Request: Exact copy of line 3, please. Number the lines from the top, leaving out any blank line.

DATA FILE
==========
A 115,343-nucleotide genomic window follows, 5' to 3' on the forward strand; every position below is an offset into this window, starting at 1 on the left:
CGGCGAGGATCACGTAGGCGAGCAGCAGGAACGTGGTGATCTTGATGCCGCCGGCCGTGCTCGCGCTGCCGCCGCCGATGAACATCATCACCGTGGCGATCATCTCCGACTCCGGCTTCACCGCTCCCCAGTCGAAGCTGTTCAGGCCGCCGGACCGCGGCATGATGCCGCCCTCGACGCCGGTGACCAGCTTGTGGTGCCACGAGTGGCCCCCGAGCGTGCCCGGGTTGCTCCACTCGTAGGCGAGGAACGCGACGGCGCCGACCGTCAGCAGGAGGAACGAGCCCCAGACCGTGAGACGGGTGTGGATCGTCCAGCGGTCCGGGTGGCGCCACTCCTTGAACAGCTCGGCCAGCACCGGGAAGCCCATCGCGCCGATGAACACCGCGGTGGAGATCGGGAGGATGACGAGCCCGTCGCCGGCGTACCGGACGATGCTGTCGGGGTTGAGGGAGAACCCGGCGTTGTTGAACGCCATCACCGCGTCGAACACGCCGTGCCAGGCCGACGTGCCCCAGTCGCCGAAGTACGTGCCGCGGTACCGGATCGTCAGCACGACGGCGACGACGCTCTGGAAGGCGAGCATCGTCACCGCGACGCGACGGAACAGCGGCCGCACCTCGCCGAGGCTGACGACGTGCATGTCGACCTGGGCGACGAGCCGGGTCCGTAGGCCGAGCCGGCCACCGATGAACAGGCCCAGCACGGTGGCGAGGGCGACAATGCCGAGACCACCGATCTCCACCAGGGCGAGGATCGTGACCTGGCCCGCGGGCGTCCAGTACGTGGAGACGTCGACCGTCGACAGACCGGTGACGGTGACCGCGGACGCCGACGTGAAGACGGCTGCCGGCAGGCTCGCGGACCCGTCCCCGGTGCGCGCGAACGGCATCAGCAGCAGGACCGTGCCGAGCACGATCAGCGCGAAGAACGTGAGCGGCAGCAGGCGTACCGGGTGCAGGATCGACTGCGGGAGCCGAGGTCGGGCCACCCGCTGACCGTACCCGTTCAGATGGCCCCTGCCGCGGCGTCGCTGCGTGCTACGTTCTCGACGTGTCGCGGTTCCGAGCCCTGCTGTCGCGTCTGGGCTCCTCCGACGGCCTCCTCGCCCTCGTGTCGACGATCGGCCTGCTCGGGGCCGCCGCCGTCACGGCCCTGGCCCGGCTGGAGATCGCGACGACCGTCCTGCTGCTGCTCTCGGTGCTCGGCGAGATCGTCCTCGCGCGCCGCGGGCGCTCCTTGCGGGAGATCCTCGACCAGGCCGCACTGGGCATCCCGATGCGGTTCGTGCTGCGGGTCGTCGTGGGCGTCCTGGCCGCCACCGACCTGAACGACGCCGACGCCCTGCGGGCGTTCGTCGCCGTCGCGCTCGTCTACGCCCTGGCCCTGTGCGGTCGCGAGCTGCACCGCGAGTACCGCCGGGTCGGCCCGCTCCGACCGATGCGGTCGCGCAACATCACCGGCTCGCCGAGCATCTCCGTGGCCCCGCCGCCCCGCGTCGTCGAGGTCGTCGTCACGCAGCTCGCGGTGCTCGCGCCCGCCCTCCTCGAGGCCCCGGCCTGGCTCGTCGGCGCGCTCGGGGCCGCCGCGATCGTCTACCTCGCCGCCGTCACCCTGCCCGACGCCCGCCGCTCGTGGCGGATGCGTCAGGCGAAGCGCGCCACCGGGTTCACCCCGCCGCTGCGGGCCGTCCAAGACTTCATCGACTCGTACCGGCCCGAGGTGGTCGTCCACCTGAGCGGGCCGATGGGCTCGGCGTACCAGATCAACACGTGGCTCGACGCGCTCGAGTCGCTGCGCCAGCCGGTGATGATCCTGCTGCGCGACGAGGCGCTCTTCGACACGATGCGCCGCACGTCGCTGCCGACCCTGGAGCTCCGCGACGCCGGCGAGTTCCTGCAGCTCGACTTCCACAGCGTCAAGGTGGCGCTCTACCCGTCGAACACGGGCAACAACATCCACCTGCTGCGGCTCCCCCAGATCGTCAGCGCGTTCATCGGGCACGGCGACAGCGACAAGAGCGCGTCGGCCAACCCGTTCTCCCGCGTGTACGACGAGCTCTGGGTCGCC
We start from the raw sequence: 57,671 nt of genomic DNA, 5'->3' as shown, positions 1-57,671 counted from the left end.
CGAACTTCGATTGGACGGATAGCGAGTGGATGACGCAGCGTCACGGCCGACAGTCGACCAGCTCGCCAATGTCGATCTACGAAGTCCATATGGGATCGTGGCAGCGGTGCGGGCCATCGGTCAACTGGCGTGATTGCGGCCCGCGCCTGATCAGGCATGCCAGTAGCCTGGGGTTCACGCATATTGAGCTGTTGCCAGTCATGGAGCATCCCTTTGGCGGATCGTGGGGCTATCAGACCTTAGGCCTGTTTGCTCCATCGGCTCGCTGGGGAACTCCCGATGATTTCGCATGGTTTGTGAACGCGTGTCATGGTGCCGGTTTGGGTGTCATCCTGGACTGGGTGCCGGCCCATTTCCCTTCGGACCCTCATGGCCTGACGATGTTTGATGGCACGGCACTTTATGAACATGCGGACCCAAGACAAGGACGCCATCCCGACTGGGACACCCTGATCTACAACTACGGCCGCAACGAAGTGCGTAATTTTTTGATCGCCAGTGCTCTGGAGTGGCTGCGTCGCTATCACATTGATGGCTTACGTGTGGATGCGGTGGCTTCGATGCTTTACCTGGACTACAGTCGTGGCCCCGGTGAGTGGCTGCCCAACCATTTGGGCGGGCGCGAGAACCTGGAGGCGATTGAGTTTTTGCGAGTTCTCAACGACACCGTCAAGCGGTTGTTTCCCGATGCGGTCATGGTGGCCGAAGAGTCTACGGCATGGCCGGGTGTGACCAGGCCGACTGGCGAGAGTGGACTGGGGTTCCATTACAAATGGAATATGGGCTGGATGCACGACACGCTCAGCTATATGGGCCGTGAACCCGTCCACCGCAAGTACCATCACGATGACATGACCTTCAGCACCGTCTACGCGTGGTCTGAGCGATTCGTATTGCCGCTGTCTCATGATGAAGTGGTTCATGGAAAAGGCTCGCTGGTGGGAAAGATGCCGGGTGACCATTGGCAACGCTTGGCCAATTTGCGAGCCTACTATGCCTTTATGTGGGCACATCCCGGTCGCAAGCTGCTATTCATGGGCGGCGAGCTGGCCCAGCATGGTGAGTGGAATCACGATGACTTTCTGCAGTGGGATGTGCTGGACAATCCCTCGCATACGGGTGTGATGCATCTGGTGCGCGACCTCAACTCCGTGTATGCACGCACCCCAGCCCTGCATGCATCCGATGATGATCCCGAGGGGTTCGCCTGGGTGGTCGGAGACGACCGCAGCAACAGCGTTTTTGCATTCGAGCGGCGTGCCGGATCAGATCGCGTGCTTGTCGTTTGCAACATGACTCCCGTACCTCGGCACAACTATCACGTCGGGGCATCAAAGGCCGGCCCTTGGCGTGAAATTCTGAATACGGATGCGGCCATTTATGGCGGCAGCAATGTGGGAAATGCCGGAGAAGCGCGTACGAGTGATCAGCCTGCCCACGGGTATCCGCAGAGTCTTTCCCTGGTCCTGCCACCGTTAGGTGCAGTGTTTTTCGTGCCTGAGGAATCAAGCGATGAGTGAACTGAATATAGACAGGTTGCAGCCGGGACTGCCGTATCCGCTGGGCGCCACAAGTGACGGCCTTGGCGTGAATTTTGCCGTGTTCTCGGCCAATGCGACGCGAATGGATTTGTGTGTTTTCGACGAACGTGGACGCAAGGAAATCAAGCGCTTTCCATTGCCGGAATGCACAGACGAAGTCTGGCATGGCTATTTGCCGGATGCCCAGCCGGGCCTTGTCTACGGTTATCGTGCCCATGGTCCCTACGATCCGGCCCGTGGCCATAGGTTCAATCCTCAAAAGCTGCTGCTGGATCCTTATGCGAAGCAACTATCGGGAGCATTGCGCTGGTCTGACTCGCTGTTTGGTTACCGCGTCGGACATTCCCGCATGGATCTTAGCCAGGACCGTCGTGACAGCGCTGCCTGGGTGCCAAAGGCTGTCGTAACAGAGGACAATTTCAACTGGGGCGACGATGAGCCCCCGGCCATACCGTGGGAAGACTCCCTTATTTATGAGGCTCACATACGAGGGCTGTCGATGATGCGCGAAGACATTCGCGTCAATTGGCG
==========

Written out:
We start from the raw sequence: 57,671 nt of genomic DNA, 5'->3' as shown, positions 1-57,671 counted from the left end.